Blame it on fear of losing jobs or real loss of family income, personal spending habits are witnessing an over-cautious trend with drop in credit card outstandings, lesser borrowing for durables for ACs/refrigerators or even depending less on bank advances for education.
All these trends are visible in the RBI data for April to July this financial year. Take for instance credit card outstandings. There has been a 6.2 per cent drop from April to July in FY'21, though year-on-year the aggregate outstandings show an increase of 7.9 per cent. The Covid impact is visible in the first four months between April and July.
Most of the sub-segments of the personal loans are typically a middle class urban and semi-urban phenomenon. Though they are less affected by locking and unlocking than the poor , working in the informal sectors - like the migrant labourers, it is the middle class which has been driving the great India consumption story That story is a worrying 'Tell-tale', for now!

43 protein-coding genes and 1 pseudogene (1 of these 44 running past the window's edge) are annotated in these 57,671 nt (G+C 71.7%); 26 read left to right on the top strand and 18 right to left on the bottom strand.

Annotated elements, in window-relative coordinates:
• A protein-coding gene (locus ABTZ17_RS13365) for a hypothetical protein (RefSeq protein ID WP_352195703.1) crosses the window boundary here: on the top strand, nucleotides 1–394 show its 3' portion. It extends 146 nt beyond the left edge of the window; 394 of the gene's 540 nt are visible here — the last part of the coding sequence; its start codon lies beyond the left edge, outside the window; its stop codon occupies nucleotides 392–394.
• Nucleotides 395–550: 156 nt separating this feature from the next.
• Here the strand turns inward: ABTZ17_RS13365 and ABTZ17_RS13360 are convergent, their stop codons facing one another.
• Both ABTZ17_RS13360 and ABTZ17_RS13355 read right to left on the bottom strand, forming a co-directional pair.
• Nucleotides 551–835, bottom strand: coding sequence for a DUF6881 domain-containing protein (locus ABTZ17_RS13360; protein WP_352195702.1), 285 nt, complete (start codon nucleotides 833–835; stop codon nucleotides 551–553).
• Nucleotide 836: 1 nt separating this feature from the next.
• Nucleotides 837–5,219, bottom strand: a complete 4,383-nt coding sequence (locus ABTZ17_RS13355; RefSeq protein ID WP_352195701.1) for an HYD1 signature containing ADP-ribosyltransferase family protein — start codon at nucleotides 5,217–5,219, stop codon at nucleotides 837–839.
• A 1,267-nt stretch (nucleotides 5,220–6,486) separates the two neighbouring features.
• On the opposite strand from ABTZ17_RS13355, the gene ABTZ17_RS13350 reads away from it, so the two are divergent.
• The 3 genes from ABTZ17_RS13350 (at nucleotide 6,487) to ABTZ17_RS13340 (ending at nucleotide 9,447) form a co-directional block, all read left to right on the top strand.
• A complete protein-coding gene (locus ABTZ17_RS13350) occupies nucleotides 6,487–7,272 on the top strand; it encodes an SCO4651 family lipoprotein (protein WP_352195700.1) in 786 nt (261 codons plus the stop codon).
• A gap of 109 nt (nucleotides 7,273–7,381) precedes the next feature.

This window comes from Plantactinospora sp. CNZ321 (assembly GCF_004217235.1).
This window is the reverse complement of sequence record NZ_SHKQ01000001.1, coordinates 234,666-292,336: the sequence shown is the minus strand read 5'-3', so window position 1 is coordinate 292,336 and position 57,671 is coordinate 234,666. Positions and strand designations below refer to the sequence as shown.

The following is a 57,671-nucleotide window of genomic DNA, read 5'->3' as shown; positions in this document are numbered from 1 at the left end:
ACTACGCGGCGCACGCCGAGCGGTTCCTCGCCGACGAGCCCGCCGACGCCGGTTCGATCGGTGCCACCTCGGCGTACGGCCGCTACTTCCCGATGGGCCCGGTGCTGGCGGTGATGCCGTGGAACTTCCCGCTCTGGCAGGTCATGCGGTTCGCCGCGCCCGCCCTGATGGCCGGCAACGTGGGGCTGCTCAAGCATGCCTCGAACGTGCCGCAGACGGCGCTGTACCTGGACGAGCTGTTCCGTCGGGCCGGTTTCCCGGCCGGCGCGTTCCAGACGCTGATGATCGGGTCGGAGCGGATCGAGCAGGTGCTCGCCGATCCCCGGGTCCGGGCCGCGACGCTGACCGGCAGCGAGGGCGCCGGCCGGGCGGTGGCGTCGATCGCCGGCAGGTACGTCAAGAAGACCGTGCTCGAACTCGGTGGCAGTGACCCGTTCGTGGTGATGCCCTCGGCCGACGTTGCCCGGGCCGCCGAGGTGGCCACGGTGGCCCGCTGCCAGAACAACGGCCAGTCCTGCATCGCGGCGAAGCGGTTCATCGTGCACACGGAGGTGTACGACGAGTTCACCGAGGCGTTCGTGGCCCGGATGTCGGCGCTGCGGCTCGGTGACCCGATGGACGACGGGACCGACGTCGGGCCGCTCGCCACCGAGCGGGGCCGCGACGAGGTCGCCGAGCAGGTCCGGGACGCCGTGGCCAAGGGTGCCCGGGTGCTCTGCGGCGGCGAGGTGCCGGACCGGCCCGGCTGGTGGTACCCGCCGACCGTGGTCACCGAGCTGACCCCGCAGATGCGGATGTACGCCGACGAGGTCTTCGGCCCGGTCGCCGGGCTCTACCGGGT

Fear of the unknown is driving people to preserve their Fixed Deposits in banks. Unlike in the past, they are not willing to go and borrow from banks ,against their FD Receipts. There is a huge drop of 21.6 per cent in such borrowings between April and July, as per RBI data.
Education loans throw rather confusing and worrying signals. While the segment has witnessed a degrowth of one per cent between April to July this fiscal, the year -on-year outstandings have shown a greater degree of decline of 3.8 per cent. Does it mean, the demand for such loans had dropped before the outbreak of the pandemic; but with loss of income, parents are visiting banks for meeting the vital expenses of their children?
Interestingly, advances to individuals against shares and bonds have seen a huge growth of near 20 per cent from April onward to July, this fiscal. The increasing valuation of the shares held by individuals may have encouraged banks to lend liberally against such securities.
One only hopes that the market does not fall on its head, sending the lenders into a tizzy. In a jargonized world of banking, it is called 'Mark To Market’, which means the value of the security lying with the banks goes on fluctuating with the Sensex, along with the heart beats of the bank managers.
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